Leave the charger at home with USB batteries
I've been doing a lot more travel lately for my new job, and I'm getting pretty good at slimming down what I lug around in my laptop case. Every electronic gadget I bring adds a few ounces to my laptop case, and they each add up to a sore shoulder while rushing to catch connecting flights.
I do have a couple gadgets though that make it on the short list of "must haves", and a couple of them require AA batteries - a laser pointer/remote slide controller device that lets me advance to the next Powerpoint slide even if I'm on the opposite side of the room from my laptop, and a wireless optical mouse (the fewer the wires, the better).
I'd hate to be in front of a group of paying customers, only to discover that my batteries were dead, but I also don't want to carry around a battery charger or have extra batteries floating around my laptop case.
Enter the perfect solution: USB rechargeable batteries.
They're NiMH AA cells that can be used in normal battery applications and can be recharged simply by plugging into a USB port with the built in USB interface.
Traditional rechargeable batteries have never been truly portable as they are dependent on chargers or adapators, and so most people still prefer to use alkaline cells. According to the company that makes these USB Cells, 15 billion dead batteries are thrown away each year!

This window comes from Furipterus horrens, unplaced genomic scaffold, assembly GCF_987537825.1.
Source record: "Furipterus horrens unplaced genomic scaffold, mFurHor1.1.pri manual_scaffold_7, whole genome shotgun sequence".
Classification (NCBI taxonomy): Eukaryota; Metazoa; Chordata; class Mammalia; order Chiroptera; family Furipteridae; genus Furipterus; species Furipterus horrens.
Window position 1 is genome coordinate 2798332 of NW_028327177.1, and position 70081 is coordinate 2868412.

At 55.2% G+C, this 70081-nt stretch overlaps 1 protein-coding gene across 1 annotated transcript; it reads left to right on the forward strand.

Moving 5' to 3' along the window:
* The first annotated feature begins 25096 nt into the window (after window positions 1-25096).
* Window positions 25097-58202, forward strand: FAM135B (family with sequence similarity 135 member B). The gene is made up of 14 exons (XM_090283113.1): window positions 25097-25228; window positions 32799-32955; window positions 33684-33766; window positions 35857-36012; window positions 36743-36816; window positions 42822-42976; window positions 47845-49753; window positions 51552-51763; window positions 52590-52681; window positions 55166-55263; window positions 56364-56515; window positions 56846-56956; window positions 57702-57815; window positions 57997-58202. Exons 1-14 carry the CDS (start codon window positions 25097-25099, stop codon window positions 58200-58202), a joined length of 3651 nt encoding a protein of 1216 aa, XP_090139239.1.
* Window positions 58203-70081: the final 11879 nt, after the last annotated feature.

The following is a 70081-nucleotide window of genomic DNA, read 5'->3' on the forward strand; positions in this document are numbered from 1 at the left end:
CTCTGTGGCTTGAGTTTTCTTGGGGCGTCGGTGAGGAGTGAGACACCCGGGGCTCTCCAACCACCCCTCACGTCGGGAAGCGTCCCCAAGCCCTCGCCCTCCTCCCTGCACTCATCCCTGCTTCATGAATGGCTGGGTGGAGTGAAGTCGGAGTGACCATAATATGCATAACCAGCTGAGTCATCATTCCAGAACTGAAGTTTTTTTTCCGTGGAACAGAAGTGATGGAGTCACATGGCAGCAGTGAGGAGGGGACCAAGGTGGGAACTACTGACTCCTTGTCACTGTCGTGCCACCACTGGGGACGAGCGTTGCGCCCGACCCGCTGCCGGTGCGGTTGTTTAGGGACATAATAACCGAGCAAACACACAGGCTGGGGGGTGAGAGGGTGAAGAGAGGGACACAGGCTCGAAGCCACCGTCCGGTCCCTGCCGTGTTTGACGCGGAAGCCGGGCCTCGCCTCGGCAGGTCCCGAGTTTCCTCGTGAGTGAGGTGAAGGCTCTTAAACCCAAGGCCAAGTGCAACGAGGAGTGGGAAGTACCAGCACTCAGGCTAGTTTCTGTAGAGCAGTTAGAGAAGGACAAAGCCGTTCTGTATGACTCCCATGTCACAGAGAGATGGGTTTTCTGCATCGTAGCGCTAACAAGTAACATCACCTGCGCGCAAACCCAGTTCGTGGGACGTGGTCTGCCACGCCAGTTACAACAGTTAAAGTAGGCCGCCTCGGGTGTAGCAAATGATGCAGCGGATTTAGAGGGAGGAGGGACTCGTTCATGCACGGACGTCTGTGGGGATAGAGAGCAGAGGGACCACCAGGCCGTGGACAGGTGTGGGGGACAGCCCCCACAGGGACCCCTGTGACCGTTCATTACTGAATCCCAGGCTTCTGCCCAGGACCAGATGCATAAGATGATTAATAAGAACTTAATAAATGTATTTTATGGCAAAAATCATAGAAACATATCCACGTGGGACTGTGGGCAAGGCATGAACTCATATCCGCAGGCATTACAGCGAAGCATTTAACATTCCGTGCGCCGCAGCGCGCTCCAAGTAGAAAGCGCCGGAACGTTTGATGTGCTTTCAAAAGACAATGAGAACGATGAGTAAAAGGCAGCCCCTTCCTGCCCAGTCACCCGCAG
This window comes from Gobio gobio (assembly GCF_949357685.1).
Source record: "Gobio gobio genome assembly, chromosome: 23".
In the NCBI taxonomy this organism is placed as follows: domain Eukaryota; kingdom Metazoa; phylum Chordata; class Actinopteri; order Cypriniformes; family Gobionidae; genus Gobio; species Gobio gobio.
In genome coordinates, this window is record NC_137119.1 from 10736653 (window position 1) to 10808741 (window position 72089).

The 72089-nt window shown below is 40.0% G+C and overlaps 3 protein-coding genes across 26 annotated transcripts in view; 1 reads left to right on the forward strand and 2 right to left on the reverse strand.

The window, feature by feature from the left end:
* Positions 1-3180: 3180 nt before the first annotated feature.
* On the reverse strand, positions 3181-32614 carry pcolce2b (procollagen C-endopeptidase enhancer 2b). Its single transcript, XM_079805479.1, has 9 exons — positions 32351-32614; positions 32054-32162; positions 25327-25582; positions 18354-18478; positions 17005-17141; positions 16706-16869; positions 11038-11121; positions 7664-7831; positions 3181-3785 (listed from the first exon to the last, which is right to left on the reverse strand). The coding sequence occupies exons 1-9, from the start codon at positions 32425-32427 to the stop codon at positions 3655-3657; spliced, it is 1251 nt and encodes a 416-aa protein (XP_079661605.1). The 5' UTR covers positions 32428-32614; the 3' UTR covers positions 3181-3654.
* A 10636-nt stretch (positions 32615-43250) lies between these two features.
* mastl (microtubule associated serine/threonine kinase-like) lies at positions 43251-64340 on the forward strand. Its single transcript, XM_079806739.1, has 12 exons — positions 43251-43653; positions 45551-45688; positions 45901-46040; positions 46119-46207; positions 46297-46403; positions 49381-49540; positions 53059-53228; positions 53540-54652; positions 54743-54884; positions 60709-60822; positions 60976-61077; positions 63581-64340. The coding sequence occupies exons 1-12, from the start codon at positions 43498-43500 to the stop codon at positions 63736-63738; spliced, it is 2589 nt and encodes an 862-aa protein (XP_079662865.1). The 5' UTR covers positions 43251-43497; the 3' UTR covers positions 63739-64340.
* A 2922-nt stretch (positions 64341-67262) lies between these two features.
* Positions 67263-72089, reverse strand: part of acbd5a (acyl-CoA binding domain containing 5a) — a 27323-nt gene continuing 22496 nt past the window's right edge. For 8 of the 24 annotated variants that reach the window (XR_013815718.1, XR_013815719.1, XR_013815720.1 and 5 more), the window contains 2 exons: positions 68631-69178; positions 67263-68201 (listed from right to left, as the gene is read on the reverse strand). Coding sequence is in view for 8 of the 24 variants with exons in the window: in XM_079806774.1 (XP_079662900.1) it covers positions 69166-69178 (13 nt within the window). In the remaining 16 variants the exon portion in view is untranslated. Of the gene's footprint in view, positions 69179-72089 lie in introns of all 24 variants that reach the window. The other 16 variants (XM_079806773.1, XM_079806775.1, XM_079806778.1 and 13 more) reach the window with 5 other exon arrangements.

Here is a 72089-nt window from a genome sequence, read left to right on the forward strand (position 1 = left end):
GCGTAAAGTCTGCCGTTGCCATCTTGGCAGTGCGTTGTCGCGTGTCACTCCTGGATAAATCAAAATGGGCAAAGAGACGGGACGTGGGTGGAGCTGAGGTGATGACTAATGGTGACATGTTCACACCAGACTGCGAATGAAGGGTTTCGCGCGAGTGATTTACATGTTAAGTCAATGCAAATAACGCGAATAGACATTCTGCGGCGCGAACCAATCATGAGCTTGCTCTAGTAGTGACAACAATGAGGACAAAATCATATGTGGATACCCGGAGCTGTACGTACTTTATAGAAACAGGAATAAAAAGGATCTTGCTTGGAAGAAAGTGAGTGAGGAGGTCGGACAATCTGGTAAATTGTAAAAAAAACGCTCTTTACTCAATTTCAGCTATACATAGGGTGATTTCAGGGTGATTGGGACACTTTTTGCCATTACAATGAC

Clearly a much greener solution is needed.
With literally billions of USB ports on modern computers and devices, these USB Cells can be charged easily at work, on the go, or at home - anywhere there's a computer or laptop with a USB port.
They charge at about the same rate as a regular battery charger, and once charged you flip the lid closed and load them wherever you'd load regular AA-size batteries. Perfect for a wireless optical mouse.
This is one piece of technology that is sure to come in handy for the traveling road warrior, or for anyone concerned about saving the environment by reducing the number of dead batteries that get thrown into disposal areas each day across the world.